I’m going to go ahead and say it: This isn’t authentic Japanese teriyaki sauce. It’s the American version of teriyaki sauce, with loads of ginger and garlic. It tastes way better than the store-bought varieties, without the additives. It’s also naturally sweetened and easily made gluten free!
I came up with this recipe because I wanted a homemade alternative to store-bought teriyaki sauces. My husband made a great stir-fry with the jarred kind the other day. I set out to recreate it, starting with the teriyaki sauce. I’ll share the stir-fry later this week.
This homemade teriyaki sauce is sweet, salty and thick. It makes a great glaze for grilled or roasted ingredients, or a flavorful addition to a basic stir-fry. Stir or brush it on near the end of cooking, not the beginning, or it could burn.
I love this sauce with veggies and crispy baked tofu, over rice or noodles. It will also liven up your hodge-podge weeknight fried rice. When it comes to veggies, teriyaki sauce goes particularly well with cabbage, carrots, mushrooms, broccoli, bell peppers, and snow peas.
Teriyaki Sauce Ingredients
Here’s what you’ll need to make this Americanized version of teriyaki sauce. I based the ingredients on the labels of store-bought teriyaki sauces, and you can find all of these ingredients in a regular grocery store. Keep in mind that traditional teriyaki sauce is made with soy sauce, mirin (sweet rice wine) and Sake.
Reduced-sodium soy sauce or tamari
Most recipes call for regular, but I prefer to use reduced-sodium for more control over the salt content. Even then, this sauce is plenty salty. You can always add more salt, but you can’t take it away.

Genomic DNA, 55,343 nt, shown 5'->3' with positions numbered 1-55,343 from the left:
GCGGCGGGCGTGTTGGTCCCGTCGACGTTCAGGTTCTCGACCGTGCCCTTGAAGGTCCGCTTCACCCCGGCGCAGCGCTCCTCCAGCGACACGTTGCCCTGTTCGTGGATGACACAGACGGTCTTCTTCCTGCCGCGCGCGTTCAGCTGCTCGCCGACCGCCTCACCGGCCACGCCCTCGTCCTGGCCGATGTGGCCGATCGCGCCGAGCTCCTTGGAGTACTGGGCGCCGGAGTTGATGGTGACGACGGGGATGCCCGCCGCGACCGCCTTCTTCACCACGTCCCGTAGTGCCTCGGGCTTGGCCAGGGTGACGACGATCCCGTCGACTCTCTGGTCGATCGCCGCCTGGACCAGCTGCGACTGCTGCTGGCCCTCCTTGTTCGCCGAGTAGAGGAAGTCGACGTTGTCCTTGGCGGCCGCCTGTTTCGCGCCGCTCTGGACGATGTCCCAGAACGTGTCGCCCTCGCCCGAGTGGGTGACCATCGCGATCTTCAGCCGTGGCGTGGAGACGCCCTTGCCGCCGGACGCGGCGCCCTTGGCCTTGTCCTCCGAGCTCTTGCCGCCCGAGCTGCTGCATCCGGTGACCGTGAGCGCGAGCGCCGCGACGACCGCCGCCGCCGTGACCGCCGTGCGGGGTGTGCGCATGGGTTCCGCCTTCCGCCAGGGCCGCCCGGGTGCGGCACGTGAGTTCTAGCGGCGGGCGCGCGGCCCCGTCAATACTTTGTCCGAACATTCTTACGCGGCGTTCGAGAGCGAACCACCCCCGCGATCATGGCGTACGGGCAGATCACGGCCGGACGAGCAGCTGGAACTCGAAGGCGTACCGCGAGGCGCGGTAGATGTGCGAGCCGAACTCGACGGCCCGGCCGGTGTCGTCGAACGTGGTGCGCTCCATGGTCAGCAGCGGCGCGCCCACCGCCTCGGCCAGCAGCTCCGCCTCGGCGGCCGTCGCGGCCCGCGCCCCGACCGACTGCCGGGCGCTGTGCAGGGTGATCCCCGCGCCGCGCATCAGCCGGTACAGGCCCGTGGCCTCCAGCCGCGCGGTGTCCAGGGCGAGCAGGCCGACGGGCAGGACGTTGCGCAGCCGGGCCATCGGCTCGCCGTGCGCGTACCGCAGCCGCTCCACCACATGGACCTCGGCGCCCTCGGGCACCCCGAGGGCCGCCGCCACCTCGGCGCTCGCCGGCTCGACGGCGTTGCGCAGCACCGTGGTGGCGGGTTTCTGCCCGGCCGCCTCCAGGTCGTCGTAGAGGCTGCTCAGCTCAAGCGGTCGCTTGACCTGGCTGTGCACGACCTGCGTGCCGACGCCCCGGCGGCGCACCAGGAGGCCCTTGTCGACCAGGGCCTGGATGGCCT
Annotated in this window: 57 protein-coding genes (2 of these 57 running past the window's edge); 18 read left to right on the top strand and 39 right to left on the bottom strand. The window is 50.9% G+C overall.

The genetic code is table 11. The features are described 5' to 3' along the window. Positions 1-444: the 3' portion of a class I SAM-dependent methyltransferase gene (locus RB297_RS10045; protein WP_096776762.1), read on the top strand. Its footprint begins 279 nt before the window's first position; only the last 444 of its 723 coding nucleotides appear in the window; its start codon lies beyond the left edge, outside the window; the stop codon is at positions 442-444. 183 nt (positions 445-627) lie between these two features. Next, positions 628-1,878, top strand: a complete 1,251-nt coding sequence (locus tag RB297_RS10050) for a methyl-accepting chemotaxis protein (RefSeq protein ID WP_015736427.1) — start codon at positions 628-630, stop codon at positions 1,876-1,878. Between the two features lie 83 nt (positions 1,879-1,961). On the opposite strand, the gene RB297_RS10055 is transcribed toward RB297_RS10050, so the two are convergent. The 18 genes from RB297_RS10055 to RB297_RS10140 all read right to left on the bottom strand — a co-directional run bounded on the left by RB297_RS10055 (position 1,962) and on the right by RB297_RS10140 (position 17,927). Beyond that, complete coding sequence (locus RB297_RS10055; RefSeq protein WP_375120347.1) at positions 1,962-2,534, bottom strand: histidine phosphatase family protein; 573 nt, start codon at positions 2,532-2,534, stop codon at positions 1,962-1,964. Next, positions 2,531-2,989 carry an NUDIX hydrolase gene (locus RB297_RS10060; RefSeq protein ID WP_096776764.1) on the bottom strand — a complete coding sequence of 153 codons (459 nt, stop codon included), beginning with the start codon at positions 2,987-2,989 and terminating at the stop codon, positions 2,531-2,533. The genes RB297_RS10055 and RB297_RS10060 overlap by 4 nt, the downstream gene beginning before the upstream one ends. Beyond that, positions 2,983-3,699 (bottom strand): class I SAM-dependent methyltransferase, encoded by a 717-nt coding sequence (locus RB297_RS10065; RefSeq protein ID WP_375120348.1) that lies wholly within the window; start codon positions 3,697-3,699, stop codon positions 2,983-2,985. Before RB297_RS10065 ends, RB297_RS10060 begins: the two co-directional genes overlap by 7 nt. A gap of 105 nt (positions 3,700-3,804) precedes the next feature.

Tamari is a wheat-free Japanese variety of soy sauce, and you’ll find it by the soy sauce in well-stocked grocery stores. Use a certified gluten-free tamari if you want to make gluten-free teriyaki sauce (soy sauce typically contains gluten).
Honey or maple syrup
Typically, you’ll find a combination of honey and brown sugar in teriyaki recipes. I wanted this recipe to be entirely naturally sweetened, so I used all honey instead.
If you want teriyaki sauce without honey, simply use maple syrup. It’s great, too!
Add a splash of rice vinegar to liven up the flavor and cut the sweetness of the honey.
Fresh ginger and garlic
Fresh ginger and garlic make this sauce taste so bold. Fresh ginger and garlic are common in American teriyaki stir fries, so they taste “right” to me. Authentic Japanese teriyaki sauce is made without these ingredients, with the addition of sake or mirin.
Cornstarch or arrowroot starch
Starch helps thicken the sauce. Without it, the sauce would be quite watery. If you want to make your teriyaki sauce without cornstarch, arrowroot is the perfect substitute.
We’ll mix the starch with an equal amount of water to make a slurry. We make a slurry so we can liquify the starch and work out any lumps before pouring it into the simmering sauce.
How to Prep Your Fresh Ingredients
This sauce is very easy to make. Preparing the ginger and garlic is the only semi-tedious step.